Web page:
in praise of the wayfaring life

I have been a wayfarer for the better part of my adult life. There’s something in these genes that finds life on-the-road ease-full and natural – and frankly, more alive than staying in one place.

There are two types of men in this world:
those who stay home, and those who do not.
– Rudyard Kipling

Perhaps, as Bruce Chatwin speculated, we carry either the Abel gene or the Cain one. We settle and farm like Cain, or we wander and gather like Abel. (I’m keeping my hands off the rest of the Biblical story about these brothers and their weird experiences with the God-bloke.)

I’ve often had cause to wonder why those why are inclined to stay-at-home (apart from very well-planned vacations) tend to consider their wandering siblings in a lesser light.  Ask any frequent traveler – even those who travel as foreign correspondents and have incredible stories to share. They inevitably report that upon arrival ‘home’ few folk will ask them about their trip. No one wants to listen; they would rather talk. All they want to know is when one is planning to ‘settle down’.

I have been without a home for the last nine months. It wasn’t planned that way. Now that I am about to move into my own burrow again I can’t help but notice nods of satisfied approval. A little post scribbled itself down. It’s dedicated to all who follow the call to wander.


“Wherever you go, there you are.” (Jon Kabat-Zinn) It’s a delicious statement, one which never fails to remind me that the wonder of Being that I is/am is inescapable.  What a relief – I can neither lose myself nor can I find it. Ever.

Yet the same statement is often trotted out as a kind of admonition, as though one ought to stop, constrain oneself, stop exploring, stop following the heart’s call or the soul’s whisper or whatever imperative it is that pulses through the veins insisting that it’s time to go. As though moving is somehow sinful, a problem, a defilement about which one ought to feel guilty. As though the ‘you’ that goes is running away and must be faced, tamed and contained. As though it must fit within a  prescribed pigeonhole  and act predictably – for your own good of course.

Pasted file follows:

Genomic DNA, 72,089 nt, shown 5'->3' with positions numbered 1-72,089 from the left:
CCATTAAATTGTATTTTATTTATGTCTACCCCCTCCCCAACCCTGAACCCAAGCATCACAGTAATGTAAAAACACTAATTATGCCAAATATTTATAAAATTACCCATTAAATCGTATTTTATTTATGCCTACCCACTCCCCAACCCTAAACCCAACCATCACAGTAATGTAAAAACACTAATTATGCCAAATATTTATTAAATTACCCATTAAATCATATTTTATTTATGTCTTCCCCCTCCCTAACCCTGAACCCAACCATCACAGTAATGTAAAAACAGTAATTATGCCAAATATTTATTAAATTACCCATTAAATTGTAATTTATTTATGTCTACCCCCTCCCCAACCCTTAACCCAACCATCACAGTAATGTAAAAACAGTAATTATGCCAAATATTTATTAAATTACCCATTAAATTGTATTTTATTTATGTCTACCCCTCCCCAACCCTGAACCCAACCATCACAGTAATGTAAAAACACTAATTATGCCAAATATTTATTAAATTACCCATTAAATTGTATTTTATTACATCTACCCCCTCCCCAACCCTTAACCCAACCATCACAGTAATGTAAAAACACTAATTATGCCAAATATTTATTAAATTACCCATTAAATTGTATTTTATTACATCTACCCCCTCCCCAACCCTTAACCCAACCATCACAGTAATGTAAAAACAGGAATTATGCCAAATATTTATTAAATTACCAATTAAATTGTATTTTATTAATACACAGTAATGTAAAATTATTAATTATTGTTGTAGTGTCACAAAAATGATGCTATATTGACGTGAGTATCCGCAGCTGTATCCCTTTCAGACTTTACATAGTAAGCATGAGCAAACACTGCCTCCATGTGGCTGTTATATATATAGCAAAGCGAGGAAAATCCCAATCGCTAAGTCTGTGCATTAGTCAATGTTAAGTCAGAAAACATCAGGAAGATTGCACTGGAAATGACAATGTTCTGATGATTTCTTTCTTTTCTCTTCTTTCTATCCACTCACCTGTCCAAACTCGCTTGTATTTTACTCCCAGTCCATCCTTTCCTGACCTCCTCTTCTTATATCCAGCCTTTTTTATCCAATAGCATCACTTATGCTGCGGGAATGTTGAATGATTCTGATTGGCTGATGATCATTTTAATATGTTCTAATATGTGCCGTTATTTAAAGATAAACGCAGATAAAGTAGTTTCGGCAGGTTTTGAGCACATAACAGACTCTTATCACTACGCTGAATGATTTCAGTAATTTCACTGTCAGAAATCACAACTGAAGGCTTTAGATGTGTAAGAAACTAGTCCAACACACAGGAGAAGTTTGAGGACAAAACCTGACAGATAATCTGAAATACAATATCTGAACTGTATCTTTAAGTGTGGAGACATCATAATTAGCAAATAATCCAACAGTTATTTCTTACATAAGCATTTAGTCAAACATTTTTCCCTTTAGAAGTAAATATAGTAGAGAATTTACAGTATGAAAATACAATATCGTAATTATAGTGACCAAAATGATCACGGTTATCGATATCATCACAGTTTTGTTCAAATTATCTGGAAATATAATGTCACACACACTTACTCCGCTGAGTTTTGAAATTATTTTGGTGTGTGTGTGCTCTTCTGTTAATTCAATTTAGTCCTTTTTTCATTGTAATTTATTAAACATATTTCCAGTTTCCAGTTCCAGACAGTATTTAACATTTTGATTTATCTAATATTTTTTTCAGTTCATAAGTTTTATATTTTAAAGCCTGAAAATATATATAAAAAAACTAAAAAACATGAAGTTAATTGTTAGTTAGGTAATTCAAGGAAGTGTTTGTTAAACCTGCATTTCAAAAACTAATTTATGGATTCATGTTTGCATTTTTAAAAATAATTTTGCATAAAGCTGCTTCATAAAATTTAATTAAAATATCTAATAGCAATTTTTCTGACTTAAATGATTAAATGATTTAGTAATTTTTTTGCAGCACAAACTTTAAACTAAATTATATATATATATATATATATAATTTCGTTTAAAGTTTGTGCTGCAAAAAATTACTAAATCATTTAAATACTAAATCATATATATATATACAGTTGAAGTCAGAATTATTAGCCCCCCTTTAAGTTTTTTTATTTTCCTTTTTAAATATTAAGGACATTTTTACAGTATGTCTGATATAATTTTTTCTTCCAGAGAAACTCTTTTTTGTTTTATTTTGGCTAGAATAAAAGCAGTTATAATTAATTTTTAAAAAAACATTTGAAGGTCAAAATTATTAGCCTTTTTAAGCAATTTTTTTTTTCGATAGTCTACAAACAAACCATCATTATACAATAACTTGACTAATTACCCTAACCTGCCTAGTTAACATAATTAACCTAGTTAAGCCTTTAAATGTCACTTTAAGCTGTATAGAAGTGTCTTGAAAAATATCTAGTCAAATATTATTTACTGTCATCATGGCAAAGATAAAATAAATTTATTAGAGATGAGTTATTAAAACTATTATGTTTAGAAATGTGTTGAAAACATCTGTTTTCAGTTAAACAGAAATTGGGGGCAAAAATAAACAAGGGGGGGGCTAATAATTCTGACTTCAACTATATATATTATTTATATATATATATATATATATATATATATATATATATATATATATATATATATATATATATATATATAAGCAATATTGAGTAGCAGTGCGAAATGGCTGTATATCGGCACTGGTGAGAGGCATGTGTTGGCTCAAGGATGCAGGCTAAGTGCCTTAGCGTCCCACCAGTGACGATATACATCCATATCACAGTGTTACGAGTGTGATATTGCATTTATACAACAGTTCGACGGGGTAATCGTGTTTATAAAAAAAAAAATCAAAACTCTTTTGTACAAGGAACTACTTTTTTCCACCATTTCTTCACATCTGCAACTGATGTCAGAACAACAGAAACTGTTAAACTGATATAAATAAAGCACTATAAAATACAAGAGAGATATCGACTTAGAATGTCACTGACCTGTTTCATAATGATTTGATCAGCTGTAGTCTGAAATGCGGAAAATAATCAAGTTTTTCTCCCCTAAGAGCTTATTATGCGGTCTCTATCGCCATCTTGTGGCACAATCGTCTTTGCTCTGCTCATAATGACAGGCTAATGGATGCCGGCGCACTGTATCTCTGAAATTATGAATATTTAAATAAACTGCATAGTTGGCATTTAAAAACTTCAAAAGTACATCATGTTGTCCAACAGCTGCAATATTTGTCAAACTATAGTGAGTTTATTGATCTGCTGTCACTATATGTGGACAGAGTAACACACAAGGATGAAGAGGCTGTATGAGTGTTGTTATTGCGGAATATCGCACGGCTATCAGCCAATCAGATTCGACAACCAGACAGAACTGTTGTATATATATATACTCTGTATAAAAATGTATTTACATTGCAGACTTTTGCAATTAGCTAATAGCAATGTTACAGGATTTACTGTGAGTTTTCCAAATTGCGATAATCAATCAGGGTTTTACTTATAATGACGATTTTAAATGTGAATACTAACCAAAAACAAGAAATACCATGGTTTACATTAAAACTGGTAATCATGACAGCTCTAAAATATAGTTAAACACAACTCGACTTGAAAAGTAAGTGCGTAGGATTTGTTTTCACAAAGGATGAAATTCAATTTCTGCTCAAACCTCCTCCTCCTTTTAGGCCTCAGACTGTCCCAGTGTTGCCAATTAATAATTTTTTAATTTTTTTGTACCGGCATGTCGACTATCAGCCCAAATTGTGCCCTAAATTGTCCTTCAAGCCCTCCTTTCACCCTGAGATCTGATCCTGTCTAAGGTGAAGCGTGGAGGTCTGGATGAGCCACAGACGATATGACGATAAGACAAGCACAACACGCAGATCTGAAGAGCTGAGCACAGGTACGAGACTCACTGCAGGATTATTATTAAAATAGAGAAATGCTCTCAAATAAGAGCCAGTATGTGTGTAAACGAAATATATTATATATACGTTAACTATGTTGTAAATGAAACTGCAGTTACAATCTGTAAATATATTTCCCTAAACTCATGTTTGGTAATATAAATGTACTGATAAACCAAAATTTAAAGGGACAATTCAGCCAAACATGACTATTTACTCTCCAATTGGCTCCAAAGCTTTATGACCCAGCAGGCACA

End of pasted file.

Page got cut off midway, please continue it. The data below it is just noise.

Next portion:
Well my version of the ‘you’ that goes is much bigger, braver and authentic than that. It can’t be corralled. (If it is, it will quickly wither and fall ill in body, mind and spirit.) It can’t be tamed or even schooled. It’s the you that’s ubiquitous, revealing Itself in every facet of experience. It adores meeting Itself wherever it goes; it never tires of the fresh and the fantastic, no matter how challenging. It sniffs the wind and scans the horizon and instinctively knows how to proceed, how to survive and thrive. It follows no fashion, hoards nothing ‘in case’, keeps no keepsakes and delights in the unknown.

The beloveds who stay at home are following their own imperative and I have no interest in changing it – for the ‘you’ that stays at home is no different from the ‘you’ that doesn’t. But it’s pointless to believe a judgmental story about how those who wander are ‘running away’. They will go anyway. It’s an imperative. It just may be that they are running with the wild wideawakeness that they are, and that they know it.

Whether we go, or whether we stay, it makes no difference to the choiceless Awareness shining through all experience, whatever the imperative.


blog maintenance has prompted a new page

When I launched this little blog three years ago I was clueless as to how to organize its contents – I didn’t even have a clear idea what would be written or included. All I knew was that there was a compelling movement to present material relevant to the enduring theme of nondual divine light | pristine awareness | mystical luminosity.

Re-reading the posts recently as I edited the code on some, I saw how they could have been more usefully grouped, and the categories better defined. So I decided to do a bit of reshuffling, hoping that items of specific interest to readers can be more easily accessed. (The search box – lower right sidebar – is also handy for tracking specific topics.)

This new page, located in the menu bar above, presents an overview of the new groupings:

the categories

You can go to a separate page listing each individual category’s posts, by date, by clicking on the title.

I hope this is helpful – let me know what you think!

~ ml